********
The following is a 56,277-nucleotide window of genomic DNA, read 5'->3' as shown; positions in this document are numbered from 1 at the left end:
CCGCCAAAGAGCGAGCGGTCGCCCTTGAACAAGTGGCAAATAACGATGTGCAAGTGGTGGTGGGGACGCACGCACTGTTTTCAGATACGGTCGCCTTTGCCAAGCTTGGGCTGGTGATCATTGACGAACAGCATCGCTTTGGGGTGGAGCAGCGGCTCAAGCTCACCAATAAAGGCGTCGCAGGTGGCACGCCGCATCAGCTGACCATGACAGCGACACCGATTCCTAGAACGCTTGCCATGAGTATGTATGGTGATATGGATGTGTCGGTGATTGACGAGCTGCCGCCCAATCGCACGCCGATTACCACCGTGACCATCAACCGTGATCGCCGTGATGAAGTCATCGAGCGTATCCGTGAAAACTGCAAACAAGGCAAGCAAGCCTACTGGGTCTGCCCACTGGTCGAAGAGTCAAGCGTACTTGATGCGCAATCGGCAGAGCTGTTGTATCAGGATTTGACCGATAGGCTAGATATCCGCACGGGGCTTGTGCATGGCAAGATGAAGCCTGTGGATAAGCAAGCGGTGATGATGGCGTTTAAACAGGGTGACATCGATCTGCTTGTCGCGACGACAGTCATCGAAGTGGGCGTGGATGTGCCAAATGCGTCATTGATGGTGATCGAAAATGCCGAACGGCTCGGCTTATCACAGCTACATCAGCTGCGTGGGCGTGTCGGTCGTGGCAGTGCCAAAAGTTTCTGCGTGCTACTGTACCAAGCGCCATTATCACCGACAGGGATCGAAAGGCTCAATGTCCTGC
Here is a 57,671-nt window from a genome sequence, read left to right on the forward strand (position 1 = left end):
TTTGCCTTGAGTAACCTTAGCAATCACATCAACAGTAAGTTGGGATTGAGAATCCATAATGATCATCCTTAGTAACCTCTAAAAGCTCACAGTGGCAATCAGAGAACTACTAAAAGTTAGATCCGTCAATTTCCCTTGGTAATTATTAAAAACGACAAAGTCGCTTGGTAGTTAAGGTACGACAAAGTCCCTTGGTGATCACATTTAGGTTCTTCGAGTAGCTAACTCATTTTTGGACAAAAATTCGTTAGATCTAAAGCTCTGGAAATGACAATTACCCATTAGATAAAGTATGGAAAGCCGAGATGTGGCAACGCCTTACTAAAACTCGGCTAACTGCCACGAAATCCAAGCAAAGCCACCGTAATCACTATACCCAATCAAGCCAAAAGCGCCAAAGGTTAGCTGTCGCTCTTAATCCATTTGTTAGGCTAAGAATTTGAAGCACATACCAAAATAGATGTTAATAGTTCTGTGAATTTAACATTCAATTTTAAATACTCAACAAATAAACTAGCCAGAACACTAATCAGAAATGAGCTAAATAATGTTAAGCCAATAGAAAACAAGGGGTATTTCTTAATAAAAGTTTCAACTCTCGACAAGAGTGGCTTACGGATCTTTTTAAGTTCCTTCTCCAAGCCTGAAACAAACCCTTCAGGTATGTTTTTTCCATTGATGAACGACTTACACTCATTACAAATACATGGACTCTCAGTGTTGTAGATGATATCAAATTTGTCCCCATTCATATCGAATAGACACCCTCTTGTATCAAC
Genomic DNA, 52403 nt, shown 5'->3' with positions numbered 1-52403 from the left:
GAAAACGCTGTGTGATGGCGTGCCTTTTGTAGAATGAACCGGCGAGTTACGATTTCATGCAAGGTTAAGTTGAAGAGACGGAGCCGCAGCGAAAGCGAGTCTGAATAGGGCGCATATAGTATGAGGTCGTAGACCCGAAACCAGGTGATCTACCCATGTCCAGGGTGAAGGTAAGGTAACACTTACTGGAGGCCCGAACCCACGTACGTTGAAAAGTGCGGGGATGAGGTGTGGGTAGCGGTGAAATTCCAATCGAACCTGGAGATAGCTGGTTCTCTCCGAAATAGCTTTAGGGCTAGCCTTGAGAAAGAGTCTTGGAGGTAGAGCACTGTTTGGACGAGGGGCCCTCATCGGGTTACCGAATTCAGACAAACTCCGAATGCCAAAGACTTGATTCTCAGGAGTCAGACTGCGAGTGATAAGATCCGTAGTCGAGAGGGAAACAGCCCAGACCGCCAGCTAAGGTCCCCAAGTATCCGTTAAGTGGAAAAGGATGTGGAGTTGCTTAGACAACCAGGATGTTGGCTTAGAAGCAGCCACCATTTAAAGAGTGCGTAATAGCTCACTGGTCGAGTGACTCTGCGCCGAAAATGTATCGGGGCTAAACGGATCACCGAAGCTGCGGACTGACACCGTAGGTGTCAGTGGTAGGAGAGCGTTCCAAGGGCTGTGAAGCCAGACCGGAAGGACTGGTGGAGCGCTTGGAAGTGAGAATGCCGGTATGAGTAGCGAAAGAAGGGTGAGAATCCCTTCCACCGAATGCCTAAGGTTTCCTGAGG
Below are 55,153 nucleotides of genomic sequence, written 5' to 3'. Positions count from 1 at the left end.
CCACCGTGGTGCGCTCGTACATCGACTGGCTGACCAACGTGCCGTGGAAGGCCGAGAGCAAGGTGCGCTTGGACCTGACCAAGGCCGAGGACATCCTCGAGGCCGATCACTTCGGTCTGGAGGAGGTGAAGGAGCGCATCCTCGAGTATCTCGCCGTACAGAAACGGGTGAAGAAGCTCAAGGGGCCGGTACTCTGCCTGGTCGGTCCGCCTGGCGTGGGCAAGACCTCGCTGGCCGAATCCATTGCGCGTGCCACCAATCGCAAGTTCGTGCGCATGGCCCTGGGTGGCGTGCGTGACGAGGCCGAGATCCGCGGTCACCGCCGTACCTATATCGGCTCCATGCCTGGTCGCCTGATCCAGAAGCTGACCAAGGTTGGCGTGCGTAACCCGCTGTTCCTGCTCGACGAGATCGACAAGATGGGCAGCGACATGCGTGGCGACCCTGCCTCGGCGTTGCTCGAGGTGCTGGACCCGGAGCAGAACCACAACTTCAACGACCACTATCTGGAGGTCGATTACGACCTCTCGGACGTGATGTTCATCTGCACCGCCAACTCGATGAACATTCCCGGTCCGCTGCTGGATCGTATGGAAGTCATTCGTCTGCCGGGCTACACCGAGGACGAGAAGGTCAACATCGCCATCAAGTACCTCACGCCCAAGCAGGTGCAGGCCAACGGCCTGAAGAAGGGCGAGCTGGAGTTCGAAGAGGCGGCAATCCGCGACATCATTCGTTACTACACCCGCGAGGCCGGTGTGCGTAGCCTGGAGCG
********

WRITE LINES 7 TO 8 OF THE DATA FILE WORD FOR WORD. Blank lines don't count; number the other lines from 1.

Below are 55,153 nucleotides of genomic sequence, written 5' to 3'. Positions count from 1 at the left end.
CCACCGTGGTGCGCTCGTACATCGACTGGCTGACCAACGTGCCGTGGAAGGCCGAGAGCAAGGTGCGCTTGGACCTGACCAAGGCCGAGGACATCCTCGAGGCCGATCACTTCGGTCTGGAGGAGGTGAAGGAGCGCATCCTCGAGTATCTCGCCGTACAGAAACGGGTGAAGAAGCTCAAGGGGCCGGTACTCTGCCTGGTCGGTCCGCCTGGCGTGGGCAAGACCTCGCTGGCCGAATCCATTGCGCGTGCCACCAATCGCAAGTTCGTGCGCATGGCCCTGGGTGGCGTGCGTGACGAGGCCGAGATCCGCGGTCACCGCCGTACCTATATCGGCTCCATGCCTGGTCGCCTGATCCAGAAGCTGACCAAGGTTGGCGTGCGTAACCCGCTGTTCCTGCTCGACGAGATCGACAAGATGGGCAGCGACATGCGTGGCGACCCTGCCTCGGCGTTGCTCGAGGTGCTGGACCCGGAGCAGAACCACAACTTCAACGACCACTATCTGGAGGTCGATTACGACCTCTCGGACGTGATGTTCATCTGCACCGCCAACTCGATGAACATTCCCGGTCCGCTGCTGGATCGTATGGAAGTCATTCGTCTGCCGGGCTACACCGAGGACGAGAAGGTCAACATCGCCATCAAGTACCTCACGCCCAAGCAGGTGCAGGCCAACGGCCTGAAGAAGGGCGAGCTGGAGTTCGAAGAGGCGGCAATCCGCGACATCATTCGTTACTACACCCGCGAGGCCGGTGTGCGTAGCCTGGAGCG